Every week, we’re bringing you a roundup of the latest health and wellness news to hit the wire. This week, we look at the happiness-boosting effects of working out, why vitamins won’t extend your life, and how scientists are moving beyond the microbiome to the “mycobiome.”
Sweat vs. the almighty dollar
You know that movement puts you in a better mood, but did you know that it’s more important to your mental well-being than your net worth?
According to a survey of 1.2 million Americans published recently in The Lancet, those who worked out regularly tended to feel mentally unwell for only 35 days a year on average versus 53 days for nonactive participants.
The Yale and Oxford researchers conducting the survey also found that those who worked out and engaged in regular physical activity were just as happy as those who were inactive but earned an additional $25,000 a year. In other words, you’d have to earn quite a bit more to equal the happiness-boosting effects of regular movement, according to this article in Business Insider.
That said, piling on the workouts didn’t equate to even more happiness. According to study author Adam Chekroud, Ph.D., of Yale University, the relationship between sport and mood was U-shaped, with the sweet spot landing at three to five workouts a week of between 30 and 60 minutes. The mental state of those who worked out for longer than three hours was actually worse than those who were mostly inactive.
The biggest mood booster of all was team sports with its high degree of socializing, followed closely by cycling and other types of aerobic fitness.
Vitamins won’t solve the problem
If you think you can overcome a bad diet with vitamin pills, think again. A study of 27,000 U.S. adults by researchers at Tufts University covered by NBC News found that vitamins didn’t extend life, and in some cases, they shortened it when taken at higher levels.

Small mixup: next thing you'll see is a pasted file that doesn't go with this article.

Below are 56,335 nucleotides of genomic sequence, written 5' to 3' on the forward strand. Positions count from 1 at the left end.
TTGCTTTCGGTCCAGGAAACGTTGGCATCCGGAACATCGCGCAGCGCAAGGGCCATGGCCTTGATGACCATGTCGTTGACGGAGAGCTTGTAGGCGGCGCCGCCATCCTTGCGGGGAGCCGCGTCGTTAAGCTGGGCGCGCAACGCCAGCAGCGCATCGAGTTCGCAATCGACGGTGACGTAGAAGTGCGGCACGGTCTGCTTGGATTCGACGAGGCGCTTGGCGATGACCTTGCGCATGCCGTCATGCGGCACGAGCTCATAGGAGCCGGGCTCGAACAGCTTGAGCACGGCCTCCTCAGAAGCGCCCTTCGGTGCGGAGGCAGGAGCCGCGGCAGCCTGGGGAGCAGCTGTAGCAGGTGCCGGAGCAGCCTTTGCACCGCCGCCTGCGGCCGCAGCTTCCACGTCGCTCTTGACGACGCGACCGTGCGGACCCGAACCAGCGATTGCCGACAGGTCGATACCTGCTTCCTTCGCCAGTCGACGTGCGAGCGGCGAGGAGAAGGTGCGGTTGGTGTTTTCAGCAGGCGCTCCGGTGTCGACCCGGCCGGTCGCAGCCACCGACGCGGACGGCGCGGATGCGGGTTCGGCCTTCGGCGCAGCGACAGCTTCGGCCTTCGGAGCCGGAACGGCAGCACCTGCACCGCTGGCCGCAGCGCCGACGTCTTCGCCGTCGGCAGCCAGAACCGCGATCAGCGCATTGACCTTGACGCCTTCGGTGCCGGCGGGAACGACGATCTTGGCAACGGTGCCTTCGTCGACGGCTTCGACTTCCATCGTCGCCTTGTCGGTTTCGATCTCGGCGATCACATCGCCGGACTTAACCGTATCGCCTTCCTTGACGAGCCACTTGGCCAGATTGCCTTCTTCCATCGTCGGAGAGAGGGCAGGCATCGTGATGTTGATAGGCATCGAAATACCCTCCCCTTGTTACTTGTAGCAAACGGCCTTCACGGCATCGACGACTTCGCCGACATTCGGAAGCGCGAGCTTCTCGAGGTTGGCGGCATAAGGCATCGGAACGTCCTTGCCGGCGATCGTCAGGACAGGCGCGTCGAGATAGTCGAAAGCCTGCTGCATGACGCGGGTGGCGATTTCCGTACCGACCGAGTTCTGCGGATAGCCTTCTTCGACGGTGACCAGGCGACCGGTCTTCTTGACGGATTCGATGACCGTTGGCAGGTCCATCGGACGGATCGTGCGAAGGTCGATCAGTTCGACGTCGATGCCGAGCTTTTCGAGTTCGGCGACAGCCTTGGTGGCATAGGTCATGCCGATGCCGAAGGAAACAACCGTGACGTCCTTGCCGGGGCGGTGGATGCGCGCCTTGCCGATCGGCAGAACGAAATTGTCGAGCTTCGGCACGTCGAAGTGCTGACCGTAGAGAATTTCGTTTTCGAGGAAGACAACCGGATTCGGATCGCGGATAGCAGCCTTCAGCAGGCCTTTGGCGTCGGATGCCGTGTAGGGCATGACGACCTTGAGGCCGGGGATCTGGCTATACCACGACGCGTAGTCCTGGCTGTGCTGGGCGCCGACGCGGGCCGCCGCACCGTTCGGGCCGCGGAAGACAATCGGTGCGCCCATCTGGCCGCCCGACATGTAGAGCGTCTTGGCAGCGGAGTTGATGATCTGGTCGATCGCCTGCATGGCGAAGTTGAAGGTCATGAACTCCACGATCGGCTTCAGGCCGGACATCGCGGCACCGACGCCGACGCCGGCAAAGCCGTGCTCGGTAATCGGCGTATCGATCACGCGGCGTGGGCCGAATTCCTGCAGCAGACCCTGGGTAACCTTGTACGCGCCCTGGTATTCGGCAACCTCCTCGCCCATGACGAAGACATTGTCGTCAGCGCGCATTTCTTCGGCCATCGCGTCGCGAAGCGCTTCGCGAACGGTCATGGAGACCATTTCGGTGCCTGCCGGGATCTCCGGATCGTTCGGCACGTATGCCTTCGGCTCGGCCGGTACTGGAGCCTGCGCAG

“Based on the totality of evidence, it’s becoming more and more clear that the regular use of dietary supplements is not beneficial in reducing the risk of mortality among the general population in the U.S.,” said study co-author Fang Fang Zhang, Ph.D., an associate professor at the Friedman School of Nutrition Science and Policy at Tufts University.
Zhang and her colleagues examined the impact of vitamins on health and compared them with the effects of nutrients found in food. Only adequate intake of certain nutrients from food was associated with a lower risk of mortality and cancer, not vitamin supplementation.
During the six years of follow-up, 3,613 participants died—945 from cardiovascular causes and 805 from cancer.
Zhang and her colleagues found a lower risk of death among those who consumed sufficient amounts of vitamin K and magnesium, and a lower risk of cardiovascular death from recommended intakes of vitamin A, vitamin K and zinc.
Excess consumption of calcium from supplements—not food—was associated with a higher risk of death from cancer.
The bottom line: To get your vitamin fix, turn to whole foods. Vitamin K can be found in dark leafy greens such as spinach and kale. Greens and legumes are a good source of magnesium, beans are a good source of zinc, and eggs and orange and yellow fruits and vegetables are high in vitamin A.
The fungi among us
You’re probably not aware, but the same organism that causes dandruff might also cause digestion problems.
This interesting story in The New York Times looks at the emerging study of fungi and their link to inflammatory conditions such as Crohn’s disease and a host of other illnesses. While much attention has been paid in recent years to the study of your gut microbiome, the next frontier is the “mycobiome,” or understanding the hundreds of thousands of fungi living in and on your body.
One type of fungi, for instance, Malassezia, can cause dandruff and acne in some people, and when it turns up in the digestive tract, it can cause Crohn’s and irritable bowel syndrome. There’s also some preliminary evidence that fungi play a role in prostate cancer.
This research, scientists say, may soon facilitate the development of better, less expensive treatments for many chronic conditions.
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